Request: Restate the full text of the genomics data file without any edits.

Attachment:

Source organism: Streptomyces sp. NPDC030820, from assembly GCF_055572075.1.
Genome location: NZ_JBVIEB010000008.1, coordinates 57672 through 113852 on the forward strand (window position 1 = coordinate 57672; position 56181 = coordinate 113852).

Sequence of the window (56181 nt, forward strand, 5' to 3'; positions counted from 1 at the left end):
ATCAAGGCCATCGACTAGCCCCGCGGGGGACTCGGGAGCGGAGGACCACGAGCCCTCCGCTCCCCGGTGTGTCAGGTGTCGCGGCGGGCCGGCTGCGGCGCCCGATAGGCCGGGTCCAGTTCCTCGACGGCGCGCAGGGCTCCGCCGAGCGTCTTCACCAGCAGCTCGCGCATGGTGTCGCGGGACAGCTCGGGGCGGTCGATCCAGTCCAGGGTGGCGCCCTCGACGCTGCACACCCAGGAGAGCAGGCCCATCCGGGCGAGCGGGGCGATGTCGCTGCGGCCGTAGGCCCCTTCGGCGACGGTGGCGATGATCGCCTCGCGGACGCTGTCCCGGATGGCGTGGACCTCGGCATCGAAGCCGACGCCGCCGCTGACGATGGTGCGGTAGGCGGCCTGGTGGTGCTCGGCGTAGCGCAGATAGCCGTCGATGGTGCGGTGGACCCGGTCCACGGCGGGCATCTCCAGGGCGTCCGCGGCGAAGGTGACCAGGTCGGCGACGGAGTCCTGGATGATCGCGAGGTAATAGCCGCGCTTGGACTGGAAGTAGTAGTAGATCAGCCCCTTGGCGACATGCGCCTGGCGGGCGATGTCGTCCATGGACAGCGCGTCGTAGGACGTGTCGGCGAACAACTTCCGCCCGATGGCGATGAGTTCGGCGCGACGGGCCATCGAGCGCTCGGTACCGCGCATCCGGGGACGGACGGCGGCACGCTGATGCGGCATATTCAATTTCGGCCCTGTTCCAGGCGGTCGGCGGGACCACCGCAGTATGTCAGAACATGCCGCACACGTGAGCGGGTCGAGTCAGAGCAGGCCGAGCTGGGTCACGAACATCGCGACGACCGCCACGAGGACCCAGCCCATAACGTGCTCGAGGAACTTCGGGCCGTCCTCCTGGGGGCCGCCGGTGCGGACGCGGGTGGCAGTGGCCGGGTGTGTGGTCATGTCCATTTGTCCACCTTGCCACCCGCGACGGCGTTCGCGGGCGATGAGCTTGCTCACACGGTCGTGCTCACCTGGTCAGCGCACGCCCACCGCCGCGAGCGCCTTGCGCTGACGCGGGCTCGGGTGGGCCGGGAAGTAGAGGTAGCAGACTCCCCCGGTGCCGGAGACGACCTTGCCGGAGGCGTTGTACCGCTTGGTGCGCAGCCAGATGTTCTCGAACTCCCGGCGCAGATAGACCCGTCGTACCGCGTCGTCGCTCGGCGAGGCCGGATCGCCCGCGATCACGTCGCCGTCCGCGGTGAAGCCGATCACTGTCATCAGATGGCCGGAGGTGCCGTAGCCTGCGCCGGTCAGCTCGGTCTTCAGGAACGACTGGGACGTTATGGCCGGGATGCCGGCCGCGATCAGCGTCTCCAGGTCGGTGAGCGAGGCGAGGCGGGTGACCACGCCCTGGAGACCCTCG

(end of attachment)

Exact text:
Source organism: Streptomyces sp. NPDC030820, from assembly GCF_055572075.1.
Genome location: NZ_JBVIEB010000008.1, coordinates 57672 through 113852 on the forward strand (window position 1 = coordinate 57672; position 56181 = coordinate 113852).

Sequence of the window (56181 nt, forward strand, 5' to 3'; positions counted from 1 at the left end):
ATCAAGGCCATCGACTAGCCCCGCGGGGGACTCGGGAGCGGAGGACCACGAGCCCTCCGCTCCCCGGTGTGTCAGGTGTCGCGGCGGGCCGGCTGCGGCGCCCGATAGGCCGGGTCCAGTTCCTCGACGGCGCGCAGGGCTCCGCCGAGCGTCTTCACCAGCAGCTCGCGCATGGTGTCGCGGGACAGCTCGGGGCGGTCGATCCAGTCCAGGGTGGCGCCCTCGACGCTGCACACCCAGGAGAGCAGGCCCATCCGGGCGAGCGGGGCGATGTCGCTGCGGCCGTAGGCCCCTTCGGCGACGGTGGCGATGATCGCCTCGCGGACGCTGTCCCGGATGGCGTGGACCTCGGCATCGAAGCCGACGCCGCCGCTGACGATGGTGCGGTAGGCGGCCTGGTGGTGCTCGGCGTAGCGCAGATAGCCGTCGATGGTGCGGTGGACCCGGTCCACGGCGGGCATCTCCAGGGCGTCCGCGGCGAAGGTGACCAGGTCGGCGACGGAGTCCTGGATGATCGCGAGGTAATAGCCGCGCTTGGACTGGAAGTAGTAGTAGATCAGCCCCTTGGCGACATGCGCCTGGCGGGCGATGTCGTCCATGGACAGCGCGTCGTAGGACGTGTCGGCGAACAACTTCCGCCCGATGGCGATGAGTTCGGCGCGACGGGCCATCGAGCGCTCGGTACCGCGCATCCGGGGACGGACGGCGGCACGCTGATGCGGCATATTCAATTTCGGCCCTGTTCCAGGCGGTCGGCGGGACCACCGCAGTATGTCAGAACATGCCGCACACGTGAGCGGGTCGAGTCAGAGCAGGCCGAGCTGGGTCACGAACATCGCGACGACCGCCACGAGGACCCAGCCCATAACGTGCTCGAGGAACTTCGGGCCGTCCTCCTGGGGGCCGCCGGTGCGGACGCGGGTGGCAGTGGCCGGGTGTGTGGTCATGTCCATTTGTCCACCTTGCCACCCGCGACGGCGTTCGCGGGCGATGAGCTTGCTCACACGGTCGTGCTCACCTGGTCAGCGCACGCCCACCGCCGCGAGCGCCTTGCGCTGACGCGGGCTCGGGTGGGCCGGGAAGTAGAGGTAGCAGACTCCCCCGGTGCCGGAGACGACCTTGCCGGAGGCGTTGTACCGCTTGGTGCGCAGCCAGATGTTCTCGAACTCCCGGCGCAGATAGACCCGTCGTACCGCGTCGTCGCTCGGCGAGGCCGGATCGCCCGCGATCACGTCGCCGTCCGCGGTGAAGCCGATCACTGTCATCAGATGGCCGGAGGTGCCGTAGCCTGCGCCGGTCAGCTCGGTCTTCAGGAACGACTGGGACGTTATGGCCGGGATGCCGGCCGCGATCAGCGTCTCCAGGTCGGTGAGCGAGGCGAGGCGGGTGACCACGCCCTGGAGACCCTCG